There’s a lot that health experts have yet to know and establish about the benefits of marijuana through scientific studies. On the flip side, there are also risks that haven’t yet been recognized (not to mention plenty of health risks that have yet to be thoroughly debunked). One of the unexpected risks of smoking cannabis may be damage to your dental health; to the surprise of researchers, a study published last year found a link between cannabis and gum disease.
Published last year in the Journal of Periodontology, the study concluded that individuals who reported smoking recreational cannabis, hash, or hash oil at least once a month were twice as likely to be diagnosed with gum disease than non-smoker or infrequent users. The researchers were not expecting to find marijuana linked to gum disease, even though the link between smoking cigarettes and gum disease is well-established by years of research.
Cannabis and Gum Disease
As of now, the generally accepted understanding is that smoking cigarettes weakens the immune system, allowing all sorts of infections to thrive. Smoking cigarettes also makes it more difficult for damaged gums to heal. There’s currently no research to clarify how exactly smoking pot leads to gum disease — or if the pathways to gum disease are the same as with tobacco cigarettes — but these recent findings suggest a strong link between smoking cannabis frequently and periodontal disease.
“Marijuana may be affecting the immune system, the inflammation process, or bacterial flora in the mouth,” lead author Jaffer Shariff explained to Men’s Journal. He also shared his belief that it isn’t simply the heat itself that is putting people at risk for gum disease, but rather the release of damaging compounds during the combustion process.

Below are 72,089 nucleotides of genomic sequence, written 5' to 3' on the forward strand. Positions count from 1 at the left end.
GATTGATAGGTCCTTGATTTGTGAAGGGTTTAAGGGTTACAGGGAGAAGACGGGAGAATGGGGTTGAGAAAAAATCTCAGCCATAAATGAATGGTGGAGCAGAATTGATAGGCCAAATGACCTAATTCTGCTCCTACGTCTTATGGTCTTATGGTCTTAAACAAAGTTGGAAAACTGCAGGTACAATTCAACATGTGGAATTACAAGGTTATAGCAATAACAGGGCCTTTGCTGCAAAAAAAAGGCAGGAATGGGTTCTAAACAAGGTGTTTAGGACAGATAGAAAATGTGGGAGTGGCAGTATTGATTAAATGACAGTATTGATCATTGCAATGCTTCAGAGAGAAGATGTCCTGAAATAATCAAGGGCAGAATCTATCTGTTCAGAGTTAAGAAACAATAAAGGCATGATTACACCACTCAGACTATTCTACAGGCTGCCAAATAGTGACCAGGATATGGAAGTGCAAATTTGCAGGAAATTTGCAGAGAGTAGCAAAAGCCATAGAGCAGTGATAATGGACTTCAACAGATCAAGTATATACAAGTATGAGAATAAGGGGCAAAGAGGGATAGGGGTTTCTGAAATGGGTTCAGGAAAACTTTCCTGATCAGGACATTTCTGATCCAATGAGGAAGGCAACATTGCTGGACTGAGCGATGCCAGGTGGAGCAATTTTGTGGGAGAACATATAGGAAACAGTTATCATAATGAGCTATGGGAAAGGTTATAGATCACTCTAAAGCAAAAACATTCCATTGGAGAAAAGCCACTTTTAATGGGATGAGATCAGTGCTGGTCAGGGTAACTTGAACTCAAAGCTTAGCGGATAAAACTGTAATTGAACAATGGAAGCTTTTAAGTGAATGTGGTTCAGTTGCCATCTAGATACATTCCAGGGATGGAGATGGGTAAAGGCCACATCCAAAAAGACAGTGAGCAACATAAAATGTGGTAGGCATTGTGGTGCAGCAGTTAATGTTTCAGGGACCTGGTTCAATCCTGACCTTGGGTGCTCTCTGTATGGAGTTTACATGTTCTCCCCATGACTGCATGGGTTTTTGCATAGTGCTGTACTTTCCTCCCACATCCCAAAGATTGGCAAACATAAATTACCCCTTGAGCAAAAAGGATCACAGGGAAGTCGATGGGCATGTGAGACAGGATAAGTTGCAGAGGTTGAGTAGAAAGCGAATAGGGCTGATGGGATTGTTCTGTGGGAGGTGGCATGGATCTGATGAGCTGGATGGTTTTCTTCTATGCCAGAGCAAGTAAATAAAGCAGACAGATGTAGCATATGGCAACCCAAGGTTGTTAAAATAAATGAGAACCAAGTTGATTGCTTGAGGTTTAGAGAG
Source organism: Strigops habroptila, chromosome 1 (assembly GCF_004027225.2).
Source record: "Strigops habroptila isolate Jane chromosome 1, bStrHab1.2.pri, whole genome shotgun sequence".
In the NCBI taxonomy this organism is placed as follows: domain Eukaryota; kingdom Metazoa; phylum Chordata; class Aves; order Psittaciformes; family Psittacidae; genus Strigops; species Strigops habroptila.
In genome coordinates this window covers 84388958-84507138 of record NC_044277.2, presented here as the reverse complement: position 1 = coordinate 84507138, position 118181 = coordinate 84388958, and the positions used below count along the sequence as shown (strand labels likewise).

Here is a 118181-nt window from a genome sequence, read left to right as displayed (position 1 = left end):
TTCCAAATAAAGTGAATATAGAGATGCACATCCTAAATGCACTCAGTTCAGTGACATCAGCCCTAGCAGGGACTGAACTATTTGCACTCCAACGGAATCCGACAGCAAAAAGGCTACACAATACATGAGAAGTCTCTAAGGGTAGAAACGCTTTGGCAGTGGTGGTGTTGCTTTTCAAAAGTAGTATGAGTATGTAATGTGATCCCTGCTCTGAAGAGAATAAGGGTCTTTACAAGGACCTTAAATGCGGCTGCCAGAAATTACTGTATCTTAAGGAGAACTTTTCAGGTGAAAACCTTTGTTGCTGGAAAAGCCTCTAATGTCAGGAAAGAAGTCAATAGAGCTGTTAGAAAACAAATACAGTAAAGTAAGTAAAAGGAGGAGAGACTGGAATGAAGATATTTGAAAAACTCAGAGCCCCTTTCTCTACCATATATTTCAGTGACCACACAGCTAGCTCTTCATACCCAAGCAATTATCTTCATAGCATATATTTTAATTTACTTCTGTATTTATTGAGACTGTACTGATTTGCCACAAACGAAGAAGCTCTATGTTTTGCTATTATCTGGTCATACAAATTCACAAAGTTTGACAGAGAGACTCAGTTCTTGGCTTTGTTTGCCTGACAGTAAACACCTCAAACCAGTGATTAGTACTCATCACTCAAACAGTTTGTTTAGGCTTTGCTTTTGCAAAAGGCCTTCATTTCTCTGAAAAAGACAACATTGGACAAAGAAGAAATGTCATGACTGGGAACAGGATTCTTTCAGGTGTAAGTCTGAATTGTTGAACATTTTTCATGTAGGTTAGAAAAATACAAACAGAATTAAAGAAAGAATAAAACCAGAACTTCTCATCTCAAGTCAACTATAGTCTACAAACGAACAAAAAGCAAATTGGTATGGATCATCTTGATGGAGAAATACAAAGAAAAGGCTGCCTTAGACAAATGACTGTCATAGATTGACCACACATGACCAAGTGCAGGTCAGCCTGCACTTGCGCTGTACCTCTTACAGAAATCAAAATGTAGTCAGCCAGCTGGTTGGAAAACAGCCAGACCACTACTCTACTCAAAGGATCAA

Gum Disease Health Risks
Cigarette smokers who suffer from gum disease also may be at a higher risk for stroke, heart attack, and preterm labor. Though some studies have suggested that there’s is a casual relationship between the conditions, experts have not established a consensus over whether gum disease is what increases these health risks or whether the only complications tied to gum disease are related to dental health.
More research needs to confirm the link between marijuana and gum disease, but the lead author of the study concluded that frequent marijuana smokers should be especially diligent about their dental hygiene to prevent gum disease from developing. Further, marijuana smokers who are already experiencing swollen or receding gums should talk to their dentist about their cannabis smoking practices and, ideally, quit smoking in order to allow their gums to recover.
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